Ever since I could talk I’ve been called one thing: BOSSY.

And because I heard it over and over again, I started to believe it was true. I was never told that I had qualities that made me a good leader or praised for taking charge – I was told I was bossy.

Growing up, when I was with friends or my little sister (especially with my little sister) I was the one who would organise, create and delegate the games we’d play. I was a loud and a confident leader.

However, when it came to the classroom or mixed sports team I became shy. It only got worse the older I got; I wouldn’t run in PE in case I was laughed at by one of the ‘popular boys’, and I wouldn’t raise my hand in class because I thought I was wrong. 

 
"...I wouldn't raise my hand in class
because I thought I was wrong."
For me the one place I was able to flourish and be a leader was Girl Guides, because as sad as it is, being away from boys was empowering for me. And sadly, I know this is true for so many girls.

Words have power. The language we use and the way we act towards children and young people affects how they perceive themselves and others. It shapes generation after generation of girls who don’t think they’re good enough, and boys who think they are entitled to a higher level of respect than women.
UNICEF Australia Young Ambassador Eva Massey with the Fearless Girl statue in Melbourne. © UNICEF Australia

Even if you didn’t realise it at the time, you may have altered your language to ‘suit different genders’, like complimenting a little girl on her dress before her intelligence, or asking for strong boys to carry something for you.

These throwaway comments aren’t so throwaway. They influence the way children and then teens and then young adults think and act. It reinforces ideas of appearance being the most important thing about a woman, or strength being valued in men over emotion.

When we use words like ‘bossy’ it gives positive traits like confidence a negative connotation. I have seen way too many girls go from bubbly and loud children who could put an annoying classmate in their place, to girls who sit in the back of the class brimming with good ideas, but too self-conscious to raise their hand.
 
"These throwaway comments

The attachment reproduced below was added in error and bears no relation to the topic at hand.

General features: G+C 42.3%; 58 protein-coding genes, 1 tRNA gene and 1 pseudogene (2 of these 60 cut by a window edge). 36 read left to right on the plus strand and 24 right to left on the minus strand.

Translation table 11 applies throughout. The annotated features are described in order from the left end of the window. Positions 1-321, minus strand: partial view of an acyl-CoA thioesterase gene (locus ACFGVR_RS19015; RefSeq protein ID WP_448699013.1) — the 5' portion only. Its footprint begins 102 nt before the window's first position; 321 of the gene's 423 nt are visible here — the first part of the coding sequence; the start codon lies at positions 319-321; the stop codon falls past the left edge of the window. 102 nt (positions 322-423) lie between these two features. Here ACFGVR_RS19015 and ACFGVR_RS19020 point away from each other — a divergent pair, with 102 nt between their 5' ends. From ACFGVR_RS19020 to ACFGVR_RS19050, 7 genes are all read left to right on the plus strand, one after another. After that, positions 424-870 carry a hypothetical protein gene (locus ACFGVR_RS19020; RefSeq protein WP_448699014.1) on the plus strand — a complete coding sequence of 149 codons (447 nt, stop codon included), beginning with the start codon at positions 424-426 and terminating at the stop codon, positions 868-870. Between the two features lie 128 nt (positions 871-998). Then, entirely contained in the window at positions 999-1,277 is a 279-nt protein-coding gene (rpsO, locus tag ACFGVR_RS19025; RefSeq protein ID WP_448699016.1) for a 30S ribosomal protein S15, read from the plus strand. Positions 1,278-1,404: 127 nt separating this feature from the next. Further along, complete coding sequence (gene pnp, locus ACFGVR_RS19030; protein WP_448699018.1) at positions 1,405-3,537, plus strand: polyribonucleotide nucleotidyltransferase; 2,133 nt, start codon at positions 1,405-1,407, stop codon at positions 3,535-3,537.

aren't so throwaway."
Eva listening to children from Girl Guides in Victoria. © UNICEF Australia

In the last year, I spoke to young people from ages 7-17, I spoke to girls in Girl Guides and kids in both public and private schools. One of the topics that we discussed was equality and within that gender came up a lot. 
   
At many of the schools I noticed that the younger girls - those in primary school - were confident and interested in positions that would allow them to make big decisions like politicians and CEOs. But the older girls couldn’t get far enough away from decision making positions.

The quote below is from a female student from Victoria:

I think every adult should know...

 
"That as a girl, when I see the way male
politicians/men in general treat women it
makes me fearful and DEFINITELY doesn't
make me want to be involved in politics."
 
Former Prime Minister Julia Gillard addresses then opposition leader Tony Abbott about standing with signs saying "ditch the witch' and 'Bob Brown's Bitch' in her famous 2012 misogyny speech. ©AustralianParliamentHouse
 
This is reflected in the way we treat our female politicians. For example even though I was only 10 in 2011 I remember watching the news with my mum and seeing Tony Abbott proudly standing in front of signs saying ‘ditch the witch’ and ‘Bob Brown’s Bitch’.

Now regardless of Julia Gillard’s policies or how she was doing as Prime Minister, at just 10 I was exposed to the way we treat women. I remember my mum saying to me that Australia wasn’t ‘ready for a female Prime Minister' and at 10 I accepted that. I shouldn’t have.

Despite how clueless lots of adults think we kids are, we can see that it isn’t easy to be a female politician. Like the way a female politician’s clothing is more important than her policies.

Or that she is described as cold and unfeeling because she doesn’t want kids, or is abandonning her job because she does have kids. How can we expect to have equal representation in government when being female and a politician seems horrible to girls and young women?

If we want more women in powerful positions (which we definitely do) we need to change the way we speak to and about women and young girls to encourage them to take on more leadership roles.
 
"I remember my mum saying to
me that Australia wasn’t ‘ready for
a female Prime Minister’ and at 10
I accepted that. I shouldn’t have."
UNICEF Australia Young Ambassadors class of 2018-19 © UNICEF Australia/Patrick Moran

Eva Massey, 17, is a UNICEF Australia Young Ambassador. She lives in Melbourne and is currently in year 12.

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